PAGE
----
Bubble-watching has been a popular spectator sport all year - commodities, China / Asia, Google and real estate have all been widely associated with unsustainable price surges - and now billionaire publisher Steve Forbes is entering the fray. Oil, he suggested earlier this week: "..is a huge bubble. I don't know what's going to pop it but eventually it will pop - you cannot go against supply and demand, you cannot go against the fundamentals forever.'
One would have thought that it was precisely the imbalance between supply and demand, otherwise masquerading as 'fundamentals', that was driving oil prices higher. The likes of Matthew Simmons ('Twilight in the Desert - the coming Saudi oil shock and the world economy'), of course, would argue that OPEC is essentially lying about supply and that even Saudi output may not be enough to put a cap on prices, particularly in the wake of Hurricane Katrina and her impact on the Gulf of Mexico. 'The Economist' waded in to this debate last week by putting the US and China on its front page as Oiloholics.
Notwithstanding the market impact of 'speculative' capital - these days, it's all speculative - oil prices appear to be flashing an alarming signal to the global economy. The short end of the Treasury curve has already reacted in sympathy; three-year note / two-year note yield inversion can easily be viewed as a harbinger of recession. Ditto the data from the Chicago purchasing managers' index, which showed its lowest reading since April 2003, and a downward revision in Q2 GDP growth.
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Just as not every appreciating asset is automatically a bubble, not everyone opining on the price of oil is an expert, but some practitioners are more expert than others. Barron's Magazine pointed out this week that insiders at energy companies were 'Still Piling into Energy Stocks'. Naureen Malik cited insider purchases at Chesapeake Energy, Nabors Industries and Energy Transfer Partners. To muddy the waters further, not every insider is a buyer: Exxon Mobil CEO Lee Raymond, who presumably knows a thing or two about the oil business, has sold 150,000 shares in his company since the start of August. Dan Lonkevich, writing for Bloomberg News, points out that while executives may not be buying their own stock, they are certainly willing buyers of the competition and its inventory:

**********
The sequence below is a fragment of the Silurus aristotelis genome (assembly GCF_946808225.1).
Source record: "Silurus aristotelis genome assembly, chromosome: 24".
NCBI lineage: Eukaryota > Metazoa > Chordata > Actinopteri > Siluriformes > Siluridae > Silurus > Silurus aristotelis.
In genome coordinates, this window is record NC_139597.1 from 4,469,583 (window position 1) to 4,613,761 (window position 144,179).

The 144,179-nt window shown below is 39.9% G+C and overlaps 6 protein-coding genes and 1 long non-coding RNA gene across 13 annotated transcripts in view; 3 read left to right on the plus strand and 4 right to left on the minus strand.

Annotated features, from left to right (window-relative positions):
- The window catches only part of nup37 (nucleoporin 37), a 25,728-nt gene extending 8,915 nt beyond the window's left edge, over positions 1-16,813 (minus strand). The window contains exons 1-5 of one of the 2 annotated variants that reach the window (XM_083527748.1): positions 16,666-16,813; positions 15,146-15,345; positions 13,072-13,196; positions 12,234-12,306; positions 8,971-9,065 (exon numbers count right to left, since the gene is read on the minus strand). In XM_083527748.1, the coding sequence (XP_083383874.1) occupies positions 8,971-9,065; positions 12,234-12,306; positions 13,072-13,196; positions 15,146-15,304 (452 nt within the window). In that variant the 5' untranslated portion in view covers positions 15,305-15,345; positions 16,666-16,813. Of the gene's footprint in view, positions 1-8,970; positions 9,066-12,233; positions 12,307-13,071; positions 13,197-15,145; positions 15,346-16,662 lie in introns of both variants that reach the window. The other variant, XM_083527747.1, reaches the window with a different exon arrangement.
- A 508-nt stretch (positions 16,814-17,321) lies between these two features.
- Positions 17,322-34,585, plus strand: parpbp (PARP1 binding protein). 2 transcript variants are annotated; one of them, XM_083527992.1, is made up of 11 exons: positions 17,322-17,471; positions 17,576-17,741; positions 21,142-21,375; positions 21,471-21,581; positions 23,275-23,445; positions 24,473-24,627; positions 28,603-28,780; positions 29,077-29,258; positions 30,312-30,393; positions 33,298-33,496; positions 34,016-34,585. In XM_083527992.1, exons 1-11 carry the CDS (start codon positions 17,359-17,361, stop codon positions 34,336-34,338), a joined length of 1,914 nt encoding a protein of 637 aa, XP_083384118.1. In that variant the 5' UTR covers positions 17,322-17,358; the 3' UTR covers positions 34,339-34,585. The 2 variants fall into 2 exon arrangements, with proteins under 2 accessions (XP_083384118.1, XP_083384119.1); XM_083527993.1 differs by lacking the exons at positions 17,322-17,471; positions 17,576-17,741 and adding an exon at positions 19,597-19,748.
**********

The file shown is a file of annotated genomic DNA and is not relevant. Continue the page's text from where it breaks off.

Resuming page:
'China National's agreement last week to buy PetroKazakhstan for $4.18 billion valued the company's reserves at $10.66 a barrel. Chevron this month paid the equivalent of $10.17 a barrel for Unocal Corp, and the $17.8 billion price was triple what the company spent in the past five years to find reserves... Kerr-McGee Corp is getting $15.15 a barrel for its North Sea oil and gas assets from AP Moeller-Maersk A/S, and El Paso Corp is paying $13.72 a barrel for Medicine Bow Energy Corp... Energy producers are paying a record $8.83 a barrel on average for acquisitions announced in 2005, up from $3.03 a barrel in 2004. They are also doing more deals this year than in any of the past three years.'
Not that takeover activity should be seen as purely economic - the role played by executive ego also has to be considered. But if shareholders in acquisition-desperate oil companies have misgivings as to corporate strategy, there is an easy and market-driven voting solution close at hand.
Russel Kinnel, director of mutual fund research at Morningstar, adds more weight to the argument supporting the 'oil bubble' thesis, in citing the explosion in commodity and natural resources funds. This runs the risk of conflating two different albeit related trends: the rise of commodities markets and the rise specifically of oil. We know that the launch of multiple dotcom-themed funds ended poorly.
Again, not all rising markets constitute bubbles - the oil price may be unsustainably high (we think not, though rich prices are likely in any case to be self-correcting within any global energy environment that permits choice), but the metrics associated with the listed equity of oil majors (dividend yield, just by existing, and price / earnings in particular) are a million miles away from those associated with dotcom stocks during the boom years. Steve Forbes is, of course, entitled to his opinion - but we'd put money on equity markets, for example, cracking for entirely logical reasons associated with economic slowdown some time before the oil price does.
Tim PricSenior Investment StrategisAnsbacher & Co Ltd
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